UPLOAD_TIMEOUT  -  You  can  use  filters  to  instruct  ZoneMinder  to upload events to a remote server. This option indicates the maximum inactivity timeout (in seconds) that should be tolerated before ZoneMinder
       determines that the transfer has failed and closes down the connection.

       UPLOAD_FTP_PASSIVE - You can use filters to instruct ZoneMinder to upload events to a remote ftp server. This option indicates that ftp transfers should be done in passive mode. This uses a  single  connection  for
       all ftp activity and, whilst slower than active transfers, is more robust and likely to work from behind filewalls. This option is ignored for SFTP transfers.

       UPLOAD_DEBUG  -  You  can  use  filters  to  instruct  ZoneMinder  to  upload events to a remote server. If you are having (or expecting) troubles with uploading events then setting this to 'yes' permits additional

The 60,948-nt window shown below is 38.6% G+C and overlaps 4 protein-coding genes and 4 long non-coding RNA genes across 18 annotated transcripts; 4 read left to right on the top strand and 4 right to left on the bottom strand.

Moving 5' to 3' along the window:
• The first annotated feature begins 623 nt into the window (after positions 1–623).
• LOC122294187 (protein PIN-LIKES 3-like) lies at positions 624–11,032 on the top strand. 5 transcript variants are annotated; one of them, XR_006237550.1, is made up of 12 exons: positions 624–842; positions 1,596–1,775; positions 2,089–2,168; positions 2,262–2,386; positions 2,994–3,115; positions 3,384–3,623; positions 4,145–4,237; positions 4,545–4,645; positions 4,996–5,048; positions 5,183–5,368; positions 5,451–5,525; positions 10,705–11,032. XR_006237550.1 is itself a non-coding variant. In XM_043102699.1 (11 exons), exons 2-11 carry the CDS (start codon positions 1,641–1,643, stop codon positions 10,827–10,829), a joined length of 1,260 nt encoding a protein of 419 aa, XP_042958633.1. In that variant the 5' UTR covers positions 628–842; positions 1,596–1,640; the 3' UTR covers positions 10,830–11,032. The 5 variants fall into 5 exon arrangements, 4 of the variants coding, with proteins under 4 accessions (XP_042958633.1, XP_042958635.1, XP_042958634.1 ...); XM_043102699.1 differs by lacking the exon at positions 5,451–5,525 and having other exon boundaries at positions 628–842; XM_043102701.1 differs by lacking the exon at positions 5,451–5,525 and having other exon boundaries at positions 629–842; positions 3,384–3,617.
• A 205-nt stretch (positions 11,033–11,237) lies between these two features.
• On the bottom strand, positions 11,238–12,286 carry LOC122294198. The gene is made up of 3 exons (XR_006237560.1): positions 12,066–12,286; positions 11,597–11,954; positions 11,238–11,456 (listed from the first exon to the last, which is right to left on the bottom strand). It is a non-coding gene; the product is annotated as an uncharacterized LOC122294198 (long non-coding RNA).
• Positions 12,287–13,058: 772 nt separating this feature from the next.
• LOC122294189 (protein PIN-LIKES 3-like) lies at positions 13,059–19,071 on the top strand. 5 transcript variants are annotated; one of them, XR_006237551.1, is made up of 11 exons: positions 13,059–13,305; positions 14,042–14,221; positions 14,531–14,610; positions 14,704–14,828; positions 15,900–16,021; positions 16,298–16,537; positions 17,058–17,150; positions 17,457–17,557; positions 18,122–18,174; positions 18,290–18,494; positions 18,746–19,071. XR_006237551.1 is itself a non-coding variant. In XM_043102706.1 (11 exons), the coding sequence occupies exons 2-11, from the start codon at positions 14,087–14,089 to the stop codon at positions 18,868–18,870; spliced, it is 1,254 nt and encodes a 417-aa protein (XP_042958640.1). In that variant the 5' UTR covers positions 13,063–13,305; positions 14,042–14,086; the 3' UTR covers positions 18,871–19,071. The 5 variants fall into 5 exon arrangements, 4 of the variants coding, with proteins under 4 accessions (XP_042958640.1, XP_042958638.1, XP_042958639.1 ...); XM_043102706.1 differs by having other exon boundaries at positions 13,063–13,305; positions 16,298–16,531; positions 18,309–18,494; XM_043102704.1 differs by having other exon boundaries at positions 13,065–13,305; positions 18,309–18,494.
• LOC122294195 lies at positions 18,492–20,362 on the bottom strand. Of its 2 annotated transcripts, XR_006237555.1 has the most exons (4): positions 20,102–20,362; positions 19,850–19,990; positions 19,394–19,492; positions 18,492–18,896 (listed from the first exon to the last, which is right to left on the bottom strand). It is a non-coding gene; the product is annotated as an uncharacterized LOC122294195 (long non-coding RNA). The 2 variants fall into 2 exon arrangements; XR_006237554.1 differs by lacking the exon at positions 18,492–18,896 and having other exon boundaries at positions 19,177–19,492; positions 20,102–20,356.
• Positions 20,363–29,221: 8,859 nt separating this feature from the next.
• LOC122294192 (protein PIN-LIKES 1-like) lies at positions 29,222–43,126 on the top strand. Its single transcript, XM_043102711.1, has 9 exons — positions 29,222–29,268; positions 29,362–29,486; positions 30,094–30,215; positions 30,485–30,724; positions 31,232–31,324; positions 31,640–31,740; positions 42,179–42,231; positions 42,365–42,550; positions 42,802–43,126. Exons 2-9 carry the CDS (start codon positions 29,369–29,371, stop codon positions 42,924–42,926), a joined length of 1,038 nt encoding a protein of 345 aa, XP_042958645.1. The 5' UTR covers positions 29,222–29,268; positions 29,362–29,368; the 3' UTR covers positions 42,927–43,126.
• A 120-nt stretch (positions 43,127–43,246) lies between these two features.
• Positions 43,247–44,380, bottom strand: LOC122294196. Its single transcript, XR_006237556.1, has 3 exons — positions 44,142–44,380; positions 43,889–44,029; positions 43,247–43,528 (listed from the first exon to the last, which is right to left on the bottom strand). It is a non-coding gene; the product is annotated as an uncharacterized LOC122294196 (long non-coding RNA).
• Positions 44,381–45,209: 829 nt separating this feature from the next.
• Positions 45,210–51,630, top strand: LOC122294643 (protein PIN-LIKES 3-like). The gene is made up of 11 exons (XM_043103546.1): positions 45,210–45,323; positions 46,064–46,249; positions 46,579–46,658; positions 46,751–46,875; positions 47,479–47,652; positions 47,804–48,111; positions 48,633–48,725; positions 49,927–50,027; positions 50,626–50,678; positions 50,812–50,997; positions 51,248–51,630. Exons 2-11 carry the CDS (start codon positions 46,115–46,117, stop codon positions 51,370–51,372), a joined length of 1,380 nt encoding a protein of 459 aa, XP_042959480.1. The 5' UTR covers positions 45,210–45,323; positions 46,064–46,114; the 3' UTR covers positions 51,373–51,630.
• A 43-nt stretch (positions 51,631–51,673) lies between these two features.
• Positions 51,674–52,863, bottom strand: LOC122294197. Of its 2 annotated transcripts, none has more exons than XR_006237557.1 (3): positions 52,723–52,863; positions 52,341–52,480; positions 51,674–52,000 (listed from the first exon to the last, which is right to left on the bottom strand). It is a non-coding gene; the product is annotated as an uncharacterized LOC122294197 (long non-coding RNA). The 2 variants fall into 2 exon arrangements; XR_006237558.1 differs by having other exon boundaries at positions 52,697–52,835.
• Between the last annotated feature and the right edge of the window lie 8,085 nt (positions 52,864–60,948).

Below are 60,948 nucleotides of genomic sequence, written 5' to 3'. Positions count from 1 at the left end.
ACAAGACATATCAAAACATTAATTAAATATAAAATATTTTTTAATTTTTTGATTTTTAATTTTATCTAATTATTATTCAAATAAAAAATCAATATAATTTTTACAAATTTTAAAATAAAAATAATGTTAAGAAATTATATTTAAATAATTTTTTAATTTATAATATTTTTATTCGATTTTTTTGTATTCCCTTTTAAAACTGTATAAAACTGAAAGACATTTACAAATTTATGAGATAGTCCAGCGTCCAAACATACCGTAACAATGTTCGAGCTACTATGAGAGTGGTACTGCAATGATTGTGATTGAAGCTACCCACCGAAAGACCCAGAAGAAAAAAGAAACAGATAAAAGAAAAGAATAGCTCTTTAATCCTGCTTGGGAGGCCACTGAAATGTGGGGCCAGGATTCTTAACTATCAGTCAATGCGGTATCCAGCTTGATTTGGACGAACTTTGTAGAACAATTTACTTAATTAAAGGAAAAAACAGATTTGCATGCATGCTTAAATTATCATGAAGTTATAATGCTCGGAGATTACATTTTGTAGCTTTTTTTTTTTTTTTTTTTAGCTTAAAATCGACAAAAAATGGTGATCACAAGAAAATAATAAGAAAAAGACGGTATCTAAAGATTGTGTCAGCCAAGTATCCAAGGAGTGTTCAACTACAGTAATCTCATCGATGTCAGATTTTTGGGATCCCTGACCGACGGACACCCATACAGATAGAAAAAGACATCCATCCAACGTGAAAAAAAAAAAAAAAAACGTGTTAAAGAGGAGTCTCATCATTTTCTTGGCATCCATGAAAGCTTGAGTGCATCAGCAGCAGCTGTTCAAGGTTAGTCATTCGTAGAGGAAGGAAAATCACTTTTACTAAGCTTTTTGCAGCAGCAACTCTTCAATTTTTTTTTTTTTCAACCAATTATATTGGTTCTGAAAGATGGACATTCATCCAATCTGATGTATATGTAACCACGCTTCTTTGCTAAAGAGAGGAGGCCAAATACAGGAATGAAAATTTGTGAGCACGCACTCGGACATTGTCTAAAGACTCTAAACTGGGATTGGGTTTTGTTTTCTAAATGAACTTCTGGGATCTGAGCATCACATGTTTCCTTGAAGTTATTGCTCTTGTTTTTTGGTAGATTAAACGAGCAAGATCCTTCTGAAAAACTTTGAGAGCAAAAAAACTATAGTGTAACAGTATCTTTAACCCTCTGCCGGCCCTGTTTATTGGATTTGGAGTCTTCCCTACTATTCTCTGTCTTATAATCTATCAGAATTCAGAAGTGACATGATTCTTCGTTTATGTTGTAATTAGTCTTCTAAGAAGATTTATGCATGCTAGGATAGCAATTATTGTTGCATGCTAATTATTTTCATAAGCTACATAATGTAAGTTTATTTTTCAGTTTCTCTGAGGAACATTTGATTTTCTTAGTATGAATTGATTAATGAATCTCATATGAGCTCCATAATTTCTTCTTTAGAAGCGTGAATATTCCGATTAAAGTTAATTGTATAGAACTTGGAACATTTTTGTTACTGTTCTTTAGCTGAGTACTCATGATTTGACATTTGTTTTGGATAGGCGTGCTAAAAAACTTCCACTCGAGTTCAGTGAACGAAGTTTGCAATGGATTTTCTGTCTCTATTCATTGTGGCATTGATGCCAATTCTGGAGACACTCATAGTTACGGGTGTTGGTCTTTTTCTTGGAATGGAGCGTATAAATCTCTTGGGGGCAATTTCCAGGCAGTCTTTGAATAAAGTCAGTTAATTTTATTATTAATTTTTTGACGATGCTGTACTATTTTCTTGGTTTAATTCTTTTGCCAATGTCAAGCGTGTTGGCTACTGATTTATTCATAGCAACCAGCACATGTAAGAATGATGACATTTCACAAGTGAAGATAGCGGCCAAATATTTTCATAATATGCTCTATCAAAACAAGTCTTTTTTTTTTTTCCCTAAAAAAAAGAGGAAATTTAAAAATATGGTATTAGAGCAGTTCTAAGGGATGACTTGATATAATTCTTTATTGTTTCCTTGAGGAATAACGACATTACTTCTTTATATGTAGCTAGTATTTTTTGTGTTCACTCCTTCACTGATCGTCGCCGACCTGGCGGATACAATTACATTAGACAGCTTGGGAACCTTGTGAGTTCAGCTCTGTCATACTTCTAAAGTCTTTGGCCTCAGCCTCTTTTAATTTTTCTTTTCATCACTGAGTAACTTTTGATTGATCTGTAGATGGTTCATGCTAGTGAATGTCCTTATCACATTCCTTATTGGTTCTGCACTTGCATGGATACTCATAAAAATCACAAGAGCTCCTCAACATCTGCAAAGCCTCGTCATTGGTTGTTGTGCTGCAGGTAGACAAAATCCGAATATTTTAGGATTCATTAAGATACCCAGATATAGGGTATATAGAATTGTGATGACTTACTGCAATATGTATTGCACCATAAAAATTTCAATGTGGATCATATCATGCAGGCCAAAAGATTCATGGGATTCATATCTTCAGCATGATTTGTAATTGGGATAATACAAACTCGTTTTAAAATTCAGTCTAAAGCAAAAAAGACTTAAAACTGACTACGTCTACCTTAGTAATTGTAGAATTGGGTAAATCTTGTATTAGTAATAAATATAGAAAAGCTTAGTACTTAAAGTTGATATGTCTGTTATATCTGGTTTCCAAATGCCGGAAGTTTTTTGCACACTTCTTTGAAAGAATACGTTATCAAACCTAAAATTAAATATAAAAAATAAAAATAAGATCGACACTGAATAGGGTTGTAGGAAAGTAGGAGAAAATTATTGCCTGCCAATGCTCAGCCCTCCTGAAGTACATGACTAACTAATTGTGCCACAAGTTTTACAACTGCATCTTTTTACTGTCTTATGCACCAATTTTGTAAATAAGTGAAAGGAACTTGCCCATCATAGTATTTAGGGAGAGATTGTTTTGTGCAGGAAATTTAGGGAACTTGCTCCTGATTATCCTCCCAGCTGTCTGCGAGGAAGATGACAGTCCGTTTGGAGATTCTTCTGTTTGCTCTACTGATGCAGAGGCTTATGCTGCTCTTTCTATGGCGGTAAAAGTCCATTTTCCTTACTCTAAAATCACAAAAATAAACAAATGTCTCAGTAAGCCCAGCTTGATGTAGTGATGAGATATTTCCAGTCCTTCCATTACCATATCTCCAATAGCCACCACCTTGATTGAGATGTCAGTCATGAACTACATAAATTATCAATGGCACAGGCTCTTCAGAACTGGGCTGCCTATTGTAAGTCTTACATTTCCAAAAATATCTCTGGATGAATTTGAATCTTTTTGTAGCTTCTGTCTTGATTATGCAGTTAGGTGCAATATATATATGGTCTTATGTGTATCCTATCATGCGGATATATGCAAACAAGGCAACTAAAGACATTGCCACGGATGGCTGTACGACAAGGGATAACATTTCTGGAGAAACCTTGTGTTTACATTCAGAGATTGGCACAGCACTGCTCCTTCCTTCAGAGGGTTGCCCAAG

information to be generated by the underlying transfer modules and included in the logs.

   Options - X10
       [image]

       OPT_X10 - If you have an X10 Home Automation setup in your home you can use ZoneMinder to initiate or react to X10 signals if your computer has the appropriate interface controller. This  option  indicates  whether
       X10 options will be available in the browser client.

       X10_DEVICE - If you have an X10 controller device (e.g. XM10U) connected to your computer this option details which port it is connected on, the default of /dev/ttyS0 maps to serial or com port 1.

       X10_HOUSE_CODE - X10 devices are grouped together by identifying them as all belonging to one House Code. This option details what that is. It should be a single letter between A and P.

       X10_DB_RELOAD_INTERVAL  -  The  zmx10  daemon periodically checks the database to find out what X10 events trigger, or result from, alarms. This option determines how frequently this check occurs, unless you change